TIBM: Still on the subject with your latest album: it was released by Purity Through Fire, a label that has released and is still releasing products of the highest quality, born from some of the bands that I think are among the most interesting of recent years, including to which your is no exception. I assume this is a great achievement for you. Are you satisfied with your latest album distribution by this label?
SAD: Yes, we are very satisfied. Purity Through Fire is a very active label. We think that it has the perfect balance as an underground label, meaning that, it stays true to the Black Metal spirit, releasing music that means something to the people behind the label, but also doing a very good job about the release and the distribution of music, in a very professional way.
TIBM: Surrealism is one of your themes. What exactly do you mean by this term in your texts and what meanings do you attribute to it?
Nadir: Surrealism is a way. For me, as a lyric writer, has become, more or less, the main way to express myself. I find it more challenging to convey my thoughts and feelings in a surreal way. It also helps to cloak the main idea, to clad it with strange clothes and colors, making it lurking between the apocalyptic and the indecipherable. Of course, anyone can through a bunch of nonsense, claiming to be surreal. In the end, it’s a matter of aesthetics, and in surrealism, the reader has more space to apply his own meaning.
TIBM: In your second full-length there is a track that I always liked a lot and with a particularly disturbing title: I’m talking about True Evil Lies In The Hearts Of The Children, which could be censored nowadays for its such a brazen and politically incorrect title. How do you see censorship in our musical genre today? If you want to deal with certain topics, do you deal with them by worrying about potential complaints or don’t worry?
Nadir: Surely, these lyrics are far from being surreal! They are more “in your face”, I would say. Generally, I’m against political correctness. I find this whole way of thinking hypocritical. Pampering minorities, or certain groups of people that have suffered, or are still suffering in one way or another, by gagging expression and art, or demonizing certain words and phrases, will not change a thing. It only makes you feel less guilty. If you want something to change, change your way of thinking and the way you act. As a result, I’m against censorship. Luckily, Black Metal is an underground genre, and I don’t think that we have to worry about censorship, but either way, I don’t worry about potential complaints.
TIBM: In your songs can be savored atmospheres of both blind fury and poignant melancholy. Are there particular artists you are inspired by to write your instrumental scores? In your album Abandoned And Forgotten there is a cover of Radiohead: this makes me deduce that you are all-round music listeners, even outside of Black Metal …
Ungod: Count me out of this! I listen to, and dedicate myself to metal music exclusively! I like and listen to most sub-genres of metal music and nothing else, with punk music being the only exception. About Radiohead’s song that we covered, it was Nadir’s idea, and I found this certain song an interesting one, so I agreed with the idea. For the first and last time!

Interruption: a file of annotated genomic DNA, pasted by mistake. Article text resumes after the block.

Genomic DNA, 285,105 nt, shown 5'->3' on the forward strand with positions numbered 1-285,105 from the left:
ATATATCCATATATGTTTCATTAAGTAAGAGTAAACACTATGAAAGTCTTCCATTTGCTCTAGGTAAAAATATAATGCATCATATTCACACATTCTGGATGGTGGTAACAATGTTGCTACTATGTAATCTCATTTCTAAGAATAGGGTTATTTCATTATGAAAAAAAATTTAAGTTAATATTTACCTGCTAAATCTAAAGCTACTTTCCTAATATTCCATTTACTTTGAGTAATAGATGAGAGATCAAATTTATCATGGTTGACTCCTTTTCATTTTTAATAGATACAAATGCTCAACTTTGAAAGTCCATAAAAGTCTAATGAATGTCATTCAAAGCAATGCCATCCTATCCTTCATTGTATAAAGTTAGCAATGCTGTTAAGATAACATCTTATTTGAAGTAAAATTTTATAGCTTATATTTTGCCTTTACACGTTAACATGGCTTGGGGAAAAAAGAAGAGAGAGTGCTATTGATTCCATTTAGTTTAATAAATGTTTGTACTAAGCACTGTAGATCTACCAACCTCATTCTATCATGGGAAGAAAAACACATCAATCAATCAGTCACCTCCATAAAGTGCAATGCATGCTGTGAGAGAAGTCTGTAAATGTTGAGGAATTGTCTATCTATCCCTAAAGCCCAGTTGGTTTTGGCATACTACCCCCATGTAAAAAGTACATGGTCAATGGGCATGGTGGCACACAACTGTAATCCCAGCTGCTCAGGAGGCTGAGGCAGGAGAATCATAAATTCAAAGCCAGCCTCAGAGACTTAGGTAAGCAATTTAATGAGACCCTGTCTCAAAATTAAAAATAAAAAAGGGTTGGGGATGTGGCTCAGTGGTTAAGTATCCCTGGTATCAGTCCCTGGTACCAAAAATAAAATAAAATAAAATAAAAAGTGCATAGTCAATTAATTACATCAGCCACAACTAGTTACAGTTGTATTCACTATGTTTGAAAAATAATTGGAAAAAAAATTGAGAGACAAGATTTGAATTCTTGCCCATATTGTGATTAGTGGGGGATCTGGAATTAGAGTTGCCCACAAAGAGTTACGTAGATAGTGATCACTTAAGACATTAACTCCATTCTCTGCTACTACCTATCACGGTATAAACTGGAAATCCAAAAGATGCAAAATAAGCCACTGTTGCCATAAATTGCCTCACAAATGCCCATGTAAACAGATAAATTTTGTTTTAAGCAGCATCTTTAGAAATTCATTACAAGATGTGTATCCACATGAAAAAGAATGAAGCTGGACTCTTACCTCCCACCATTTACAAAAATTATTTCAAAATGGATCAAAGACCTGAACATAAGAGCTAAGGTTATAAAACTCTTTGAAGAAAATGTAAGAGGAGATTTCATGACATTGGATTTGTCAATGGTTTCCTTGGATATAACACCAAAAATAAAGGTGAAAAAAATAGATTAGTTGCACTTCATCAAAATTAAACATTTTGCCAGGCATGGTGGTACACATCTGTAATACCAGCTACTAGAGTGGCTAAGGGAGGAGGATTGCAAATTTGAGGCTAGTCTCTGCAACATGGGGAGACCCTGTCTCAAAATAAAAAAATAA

Nadir: For me, things are significantly different. Although I listen, let’s say, about 70% to metal music, I dedicate a considerable amount of time to other music genres and bands. I don’t find it important, but a few nonmetal artists and genres I would name are, Radiohead, The Smashing Pumpkins, Alice In Chains, Mono (the Japanese post-rock band), post-rock in general, and last but not least, punk music.
Nadir: As I’m not taking part in the music composition process, I think that I can have an opinion pure as a listener. So, I would say that Ungod, although he is based on Finnish Black Metal, over the years has forged his own style, which is pretty recognizable to me.
TIBM: The splits you have made over the years have reached a significant amount to date. Based on what factors do you choose the bands with which to share these works and would you like to recommend some that you consider particularly noteworthy?
Ungod: First of all, all the bands that have shared a split release with us are noteworthy in my opinion. If I had to choose a couple of bands, strictly for the fine blending between our music, it would be, chronologically, Sapthuran, Mourning Forest and Sarkrista. To choose a band for a split release we have to respect their music, so it is not so difficult, as there are many exceptional bands out there. Sometimes we ask for a split release and other times, we are being asked.
TIBM: Our staff thanks you for your time. Conclude, if you like, by showing us the future projects you have in store for your musical creature.
Ungod: We will continue to walk the same path. We don’t intend to give up and we don’t intend to change our route. So, you can expect more albums of Black Fucking Metal.
Nadir: And of course, more split releases!
Ungod: Also, when this coronashit is over, maybe some live gigs.